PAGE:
Barbara arrives home with her slimy brother (James “Typecast” Villiers) after a period in the nuthouse. However, it’s not long before her friend Lucy (a swinging Britt Ekland) puts in an appearance, and stabs both Babs’ brother and her nurse to death. “I say…” she exclaims. “This is a lark, isn’t it? There, Barbara, now you’re free. Free of all of them.”
Once again, Martin’s on the move. This time to a patient who also happens to be a doctor. Could this be the elusive Doctor Starr? Well, no. That would be too obvious.
Mannequins Of Horror
This patient, Doctor Byron (Herbert Lom) sits in his room making strange little people. “These are not ordinary figures,” he explains. And he’s not kidding. Even by Amicus budget standards, his miniature robots aren’t what you’d call “cutting edge”. But perhaps that’s the point.
“You talk about them as if they’re alive,” says Martin.
“That’s the final step,” Byron replies.
He reckons they are perfect replicas of the human form (providing the human form is silver and square shaped) and that all he has to do is “will” them into existence.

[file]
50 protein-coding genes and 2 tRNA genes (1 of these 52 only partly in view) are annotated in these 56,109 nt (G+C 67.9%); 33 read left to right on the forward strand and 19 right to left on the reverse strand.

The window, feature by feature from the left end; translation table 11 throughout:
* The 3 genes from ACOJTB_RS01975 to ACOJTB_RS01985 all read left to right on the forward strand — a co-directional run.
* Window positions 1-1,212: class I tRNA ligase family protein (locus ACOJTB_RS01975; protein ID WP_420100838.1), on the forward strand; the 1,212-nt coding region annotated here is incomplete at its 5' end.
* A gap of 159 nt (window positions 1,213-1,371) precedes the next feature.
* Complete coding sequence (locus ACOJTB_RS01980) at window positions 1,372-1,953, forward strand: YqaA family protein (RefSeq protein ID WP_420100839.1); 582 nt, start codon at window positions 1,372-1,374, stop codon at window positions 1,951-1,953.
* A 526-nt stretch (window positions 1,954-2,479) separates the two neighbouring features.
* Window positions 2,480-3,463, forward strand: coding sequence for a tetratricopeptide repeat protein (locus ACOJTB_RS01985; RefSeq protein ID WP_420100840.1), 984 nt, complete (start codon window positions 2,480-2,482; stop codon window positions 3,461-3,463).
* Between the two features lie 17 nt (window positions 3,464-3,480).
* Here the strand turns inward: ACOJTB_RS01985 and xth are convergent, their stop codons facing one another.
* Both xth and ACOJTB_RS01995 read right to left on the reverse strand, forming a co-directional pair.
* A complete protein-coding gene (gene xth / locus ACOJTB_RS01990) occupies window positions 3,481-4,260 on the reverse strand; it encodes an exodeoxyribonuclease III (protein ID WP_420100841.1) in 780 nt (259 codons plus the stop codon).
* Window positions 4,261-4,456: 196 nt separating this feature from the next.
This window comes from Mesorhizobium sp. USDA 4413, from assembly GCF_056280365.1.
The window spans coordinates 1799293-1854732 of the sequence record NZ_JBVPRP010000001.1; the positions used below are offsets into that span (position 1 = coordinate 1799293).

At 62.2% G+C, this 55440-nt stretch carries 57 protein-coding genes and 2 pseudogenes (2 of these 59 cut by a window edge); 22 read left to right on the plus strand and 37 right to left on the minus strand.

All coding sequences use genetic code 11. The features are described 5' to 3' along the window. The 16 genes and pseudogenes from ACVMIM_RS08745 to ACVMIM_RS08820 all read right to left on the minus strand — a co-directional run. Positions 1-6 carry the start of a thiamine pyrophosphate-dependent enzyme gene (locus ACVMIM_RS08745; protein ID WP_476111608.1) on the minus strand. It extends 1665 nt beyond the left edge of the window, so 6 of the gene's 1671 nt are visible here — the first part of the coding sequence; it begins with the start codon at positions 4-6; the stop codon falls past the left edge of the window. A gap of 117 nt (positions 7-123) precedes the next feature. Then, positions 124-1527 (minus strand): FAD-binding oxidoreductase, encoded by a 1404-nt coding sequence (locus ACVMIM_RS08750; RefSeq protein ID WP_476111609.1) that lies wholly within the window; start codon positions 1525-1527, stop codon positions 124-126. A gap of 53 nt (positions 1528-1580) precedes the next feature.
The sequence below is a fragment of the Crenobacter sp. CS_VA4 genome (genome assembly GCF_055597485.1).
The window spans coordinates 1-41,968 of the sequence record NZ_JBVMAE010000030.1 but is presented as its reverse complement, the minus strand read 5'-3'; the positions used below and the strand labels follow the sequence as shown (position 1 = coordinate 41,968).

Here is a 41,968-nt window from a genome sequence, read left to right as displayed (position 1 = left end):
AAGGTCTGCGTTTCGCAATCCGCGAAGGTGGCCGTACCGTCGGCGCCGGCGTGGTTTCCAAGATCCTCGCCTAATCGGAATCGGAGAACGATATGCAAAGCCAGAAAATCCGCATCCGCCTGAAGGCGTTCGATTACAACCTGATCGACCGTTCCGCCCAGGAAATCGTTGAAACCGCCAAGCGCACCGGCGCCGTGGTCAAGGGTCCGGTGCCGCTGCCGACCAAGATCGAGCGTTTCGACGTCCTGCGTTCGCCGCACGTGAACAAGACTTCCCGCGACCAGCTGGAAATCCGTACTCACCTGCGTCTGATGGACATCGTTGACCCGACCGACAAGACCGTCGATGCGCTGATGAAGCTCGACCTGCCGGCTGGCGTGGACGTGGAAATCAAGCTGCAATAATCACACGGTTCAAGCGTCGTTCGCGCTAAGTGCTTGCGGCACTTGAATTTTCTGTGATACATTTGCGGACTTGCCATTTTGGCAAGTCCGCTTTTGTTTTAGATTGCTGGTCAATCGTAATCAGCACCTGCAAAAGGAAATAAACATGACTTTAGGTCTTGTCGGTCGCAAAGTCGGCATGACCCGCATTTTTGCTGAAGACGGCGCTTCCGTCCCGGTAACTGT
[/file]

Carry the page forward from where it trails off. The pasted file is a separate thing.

Powell makes his excuses and leaves. Whilst he undergoes the formality of his final interview with Doctor Rutherford, upstairs Byron sits and stares at the mannequin which bears his own face. The mannequin springs (slowly) to life, makes its way (slowly) downstairs and stabs Rutherford (slowly) in the back of the neck with a scalpel (it has to be said that even with a fair amount of willing suspension of disbelief, the idea that this rubbish little clockwork toy could make it further than Byron’s door in the space of an evening is pushing it somewhat). An astonished Powell catches the mini psychopath as it trundles off on the lam (rather exposing the major flaw in Byron’s plan) and stamps on it, revealing that its little metal torso is packed full of blood and guts. He hurries back to Byron’s room to find that Byron has been crushed too, and when he runs past Max Reynolds into the orderlies’ office to phone for the police, he finds yet another corpse, leading him to discover the biggest secret of all.